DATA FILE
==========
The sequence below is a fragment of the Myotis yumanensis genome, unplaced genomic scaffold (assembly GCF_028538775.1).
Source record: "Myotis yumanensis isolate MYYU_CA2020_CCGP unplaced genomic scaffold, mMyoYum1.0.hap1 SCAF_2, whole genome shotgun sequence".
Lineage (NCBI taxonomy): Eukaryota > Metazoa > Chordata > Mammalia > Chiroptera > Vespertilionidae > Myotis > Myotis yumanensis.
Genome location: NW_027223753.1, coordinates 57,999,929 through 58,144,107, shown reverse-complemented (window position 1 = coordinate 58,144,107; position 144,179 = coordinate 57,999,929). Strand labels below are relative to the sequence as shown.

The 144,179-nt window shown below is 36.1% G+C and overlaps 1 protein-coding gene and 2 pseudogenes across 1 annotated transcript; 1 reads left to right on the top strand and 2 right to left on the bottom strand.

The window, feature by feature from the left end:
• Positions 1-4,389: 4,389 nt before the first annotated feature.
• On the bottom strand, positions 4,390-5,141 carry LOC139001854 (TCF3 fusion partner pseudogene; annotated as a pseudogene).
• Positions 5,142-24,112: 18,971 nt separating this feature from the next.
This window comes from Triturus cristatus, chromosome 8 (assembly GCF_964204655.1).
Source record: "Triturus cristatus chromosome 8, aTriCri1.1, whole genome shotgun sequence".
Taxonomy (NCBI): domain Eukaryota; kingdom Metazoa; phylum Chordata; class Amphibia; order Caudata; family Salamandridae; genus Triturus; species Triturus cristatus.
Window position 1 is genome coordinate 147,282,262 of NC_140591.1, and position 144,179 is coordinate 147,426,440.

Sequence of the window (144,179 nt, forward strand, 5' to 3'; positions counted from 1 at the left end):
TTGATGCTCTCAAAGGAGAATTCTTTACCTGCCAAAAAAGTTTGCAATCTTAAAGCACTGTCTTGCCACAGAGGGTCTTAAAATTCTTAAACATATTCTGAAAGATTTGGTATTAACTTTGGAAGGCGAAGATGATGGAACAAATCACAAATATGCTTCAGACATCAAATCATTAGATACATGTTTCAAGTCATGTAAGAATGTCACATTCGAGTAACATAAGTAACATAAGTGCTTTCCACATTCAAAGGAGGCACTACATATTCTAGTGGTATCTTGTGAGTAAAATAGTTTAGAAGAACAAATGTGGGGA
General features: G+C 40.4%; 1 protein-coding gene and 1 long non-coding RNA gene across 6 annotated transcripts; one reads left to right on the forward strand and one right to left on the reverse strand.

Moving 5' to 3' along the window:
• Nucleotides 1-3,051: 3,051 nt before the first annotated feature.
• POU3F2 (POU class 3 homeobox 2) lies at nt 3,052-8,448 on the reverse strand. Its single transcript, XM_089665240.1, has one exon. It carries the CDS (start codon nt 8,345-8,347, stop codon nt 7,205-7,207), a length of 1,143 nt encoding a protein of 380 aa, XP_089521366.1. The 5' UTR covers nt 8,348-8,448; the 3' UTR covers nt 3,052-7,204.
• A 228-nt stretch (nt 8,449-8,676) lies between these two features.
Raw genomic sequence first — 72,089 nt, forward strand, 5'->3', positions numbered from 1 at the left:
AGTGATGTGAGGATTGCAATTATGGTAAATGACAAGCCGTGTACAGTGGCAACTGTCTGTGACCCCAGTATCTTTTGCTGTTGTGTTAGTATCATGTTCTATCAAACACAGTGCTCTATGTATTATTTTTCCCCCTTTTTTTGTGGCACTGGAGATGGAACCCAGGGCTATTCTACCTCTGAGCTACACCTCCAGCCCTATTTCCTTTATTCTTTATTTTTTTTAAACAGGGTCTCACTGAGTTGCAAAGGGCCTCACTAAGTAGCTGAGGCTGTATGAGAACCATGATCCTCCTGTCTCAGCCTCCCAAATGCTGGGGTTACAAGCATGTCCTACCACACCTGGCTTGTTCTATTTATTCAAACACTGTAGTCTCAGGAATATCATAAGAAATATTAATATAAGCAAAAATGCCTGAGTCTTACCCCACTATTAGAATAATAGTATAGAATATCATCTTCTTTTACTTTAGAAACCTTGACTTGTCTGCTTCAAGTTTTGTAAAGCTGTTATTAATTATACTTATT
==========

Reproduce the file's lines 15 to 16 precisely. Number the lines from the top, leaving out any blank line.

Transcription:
TTGATGCTCTCAAAGGAGAATTCTTTACCTGCCAAAAAAGTTTGCAATCTTAAAGCACTGTCTTGCCACAGAGGGTCTTAAAATTCTTAAACATATTCTGAAAGATTTGGTATTAACTTTGGAAGGCGAAGATGATGGAACAAATCACAAATATGCTTCAGACATCAAATCATTAGATACATGTTTCAAGTCATGTAAGAATGTCACATTCGAGTAACATAAGTAACATAAGTGCTTTCCACATTCAAAGGAGGCACTACATATTCTAGTGGTATCTTGTGAGTAAAATAGTTTAGAAGAACAAATGTGGGGA
General features: G+C 40.4%; 1 protein-coding gene and 1 long non-coding RNA gene across 6 annotated transcripts; one reads left to right on the forward strand and one right to left on the reverse strand.